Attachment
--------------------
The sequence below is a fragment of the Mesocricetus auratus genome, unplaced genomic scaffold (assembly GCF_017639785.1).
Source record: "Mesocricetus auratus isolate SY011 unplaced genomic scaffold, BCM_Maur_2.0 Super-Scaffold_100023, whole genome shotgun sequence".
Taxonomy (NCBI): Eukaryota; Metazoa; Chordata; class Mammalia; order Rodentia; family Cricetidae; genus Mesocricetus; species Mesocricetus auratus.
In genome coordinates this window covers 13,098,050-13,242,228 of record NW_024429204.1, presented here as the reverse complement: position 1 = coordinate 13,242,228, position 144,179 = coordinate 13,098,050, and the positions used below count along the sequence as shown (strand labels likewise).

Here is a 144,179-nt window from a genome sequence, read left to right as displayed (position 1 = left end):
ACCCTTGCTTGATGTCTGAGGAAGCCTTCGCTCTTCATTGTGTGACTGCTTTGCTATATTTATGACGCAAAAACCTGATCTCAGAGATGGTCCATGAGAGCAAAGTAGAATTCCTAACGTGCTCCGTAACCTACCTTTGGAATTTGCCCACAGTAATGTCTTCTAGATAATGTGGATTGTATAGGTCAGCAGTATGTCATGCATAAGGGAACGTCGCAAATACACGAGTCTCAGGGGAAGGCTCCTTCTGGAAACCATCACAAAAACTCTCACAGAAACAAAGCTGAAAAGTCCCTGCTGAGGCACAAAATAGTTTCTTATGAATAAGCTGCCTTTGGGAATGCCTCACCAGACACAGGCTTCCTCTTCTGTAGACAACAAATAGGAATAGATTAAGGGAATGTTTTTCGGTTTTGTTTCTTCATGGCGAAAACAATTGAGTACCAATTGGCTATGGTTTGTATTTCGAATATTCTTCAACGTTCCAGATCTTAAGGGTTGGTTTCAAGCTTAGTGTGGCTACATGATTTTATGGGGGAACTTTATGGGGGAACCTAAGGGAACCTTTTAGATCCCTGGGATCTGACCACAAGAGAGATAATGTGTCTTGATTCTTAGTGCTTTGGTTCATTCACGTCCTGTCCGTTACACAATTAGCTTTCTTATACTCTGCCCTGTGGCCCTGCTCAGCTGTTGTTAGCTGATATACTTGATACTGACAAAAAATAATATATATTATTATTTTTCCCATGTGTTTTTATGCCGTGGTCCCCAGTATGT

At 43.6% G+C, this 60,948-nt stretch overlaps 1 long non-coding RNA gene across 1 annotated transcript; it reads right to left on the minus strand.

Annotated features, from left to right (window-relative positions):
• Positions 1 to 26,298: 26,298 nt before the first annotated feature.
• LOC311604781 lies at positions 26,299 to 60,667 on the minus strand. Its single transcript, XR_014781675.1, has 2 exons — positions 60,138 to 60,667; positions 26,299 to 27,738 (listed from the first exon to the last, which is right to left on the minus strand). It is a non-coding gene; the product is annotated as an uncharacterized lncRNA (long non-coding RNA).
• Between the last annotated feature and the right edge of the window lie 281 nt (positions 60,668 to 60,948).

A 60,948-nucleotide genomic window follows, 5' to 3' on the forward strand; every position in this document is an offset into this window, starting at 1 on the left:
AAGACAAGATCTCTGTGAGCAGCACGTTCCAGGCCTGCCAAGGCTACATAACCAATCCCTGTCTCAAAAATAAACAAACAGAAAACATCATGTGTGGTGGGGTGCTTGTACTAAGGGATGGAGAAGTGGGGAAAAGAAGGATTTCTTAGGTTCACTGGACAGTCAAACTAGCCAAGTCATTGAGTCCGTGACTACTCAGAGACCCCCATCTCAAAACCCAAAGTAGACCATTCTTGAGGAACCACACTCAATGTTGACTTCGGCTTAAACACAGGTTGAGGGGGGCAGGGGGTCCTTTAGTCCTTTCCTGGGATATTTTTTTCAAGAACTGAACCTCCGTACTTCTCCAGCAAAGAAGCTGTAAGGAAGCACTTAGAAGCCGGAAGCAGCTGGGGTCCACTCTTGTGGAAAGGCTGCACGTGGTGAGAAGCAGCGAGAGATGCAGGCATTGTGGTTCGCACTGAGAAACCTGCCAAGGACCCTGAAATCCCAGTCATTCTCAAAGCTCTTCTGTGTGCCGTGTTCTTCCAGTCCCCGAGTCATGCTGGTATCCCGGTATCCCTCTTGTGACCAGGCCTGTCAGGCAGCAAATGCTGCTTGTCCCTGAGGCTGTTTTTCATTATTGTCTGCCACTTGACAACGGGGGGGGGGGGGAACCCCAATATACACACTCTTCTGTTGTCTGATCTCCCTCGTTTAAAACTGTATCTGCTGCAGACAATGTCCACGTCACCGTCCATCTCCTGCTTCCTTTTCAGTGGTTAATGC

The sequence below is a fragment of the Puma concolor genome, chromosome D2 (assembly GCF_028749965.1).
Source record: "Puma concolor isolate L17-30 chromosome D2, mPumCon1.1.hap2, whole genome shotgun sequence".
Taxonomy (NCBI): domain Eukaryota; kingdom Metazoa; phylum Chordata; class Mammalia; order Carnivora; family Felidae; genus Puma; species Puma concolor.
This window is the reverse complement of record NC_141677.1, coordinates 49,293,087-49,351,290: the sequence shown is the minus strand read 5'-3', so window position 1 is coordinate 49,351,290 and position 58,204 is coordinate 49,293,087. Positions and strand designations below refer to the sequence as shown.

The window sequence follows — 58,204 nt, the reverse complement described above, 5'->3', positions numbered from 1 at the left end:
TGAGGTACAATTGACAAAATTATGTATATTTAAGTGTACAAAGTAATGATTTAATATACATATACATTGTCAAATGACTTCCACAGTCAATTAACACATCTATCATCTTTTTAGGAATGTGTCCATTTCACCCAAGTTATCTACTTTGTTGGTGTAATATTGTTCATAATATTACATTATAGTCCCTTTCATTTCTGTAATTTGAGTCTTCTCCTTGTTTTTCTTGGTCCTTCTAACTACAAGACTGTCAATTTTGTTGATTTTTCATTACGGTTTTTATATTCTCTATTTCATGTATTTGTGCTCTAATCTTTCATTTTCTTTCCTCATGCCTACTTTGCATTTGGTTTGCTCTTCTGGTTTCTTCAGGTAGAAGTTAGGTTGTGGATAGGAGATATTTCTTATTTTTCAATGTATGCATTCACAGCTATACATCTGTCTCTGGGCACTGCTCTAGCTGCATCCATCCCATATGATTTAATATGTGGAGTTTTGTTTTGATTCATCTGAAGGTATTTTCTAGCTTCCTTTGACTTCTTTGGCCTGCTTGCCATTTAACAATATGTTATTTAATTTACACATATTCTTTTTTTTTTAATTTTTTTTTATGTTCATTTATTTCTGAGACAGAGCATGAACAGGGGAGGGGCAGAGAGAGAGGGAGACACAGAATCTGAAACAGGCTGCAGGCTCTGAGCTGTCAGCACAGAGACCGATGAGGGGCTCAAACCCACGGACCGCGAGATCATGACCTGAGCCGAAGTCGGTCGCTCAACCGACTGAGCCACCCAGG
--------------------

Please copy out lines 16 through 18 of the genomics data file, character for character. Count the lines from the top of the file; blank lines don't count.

Taxonomy (NCBI): domain Eukaryota; kingdom Metazoa; phylum Chordata; class Mammalia; order Carnivora; family Felidae; genus Puma; species Puma concolor.
This window is the reverse complement of record NC_141677.1, coordinates 49,293,087-49,351,290: the sequence shown is the minus strand read 5'-3', so window position 1 is coordinate 49,351,290 and position 58,204 is coordinate 49,293,087. Positions and strand designations below refer to the sequence as shown.

The window sequence follows — 58,204 nt, the reverse complement described above, 5'->3', positions numbered from 1 at the left end: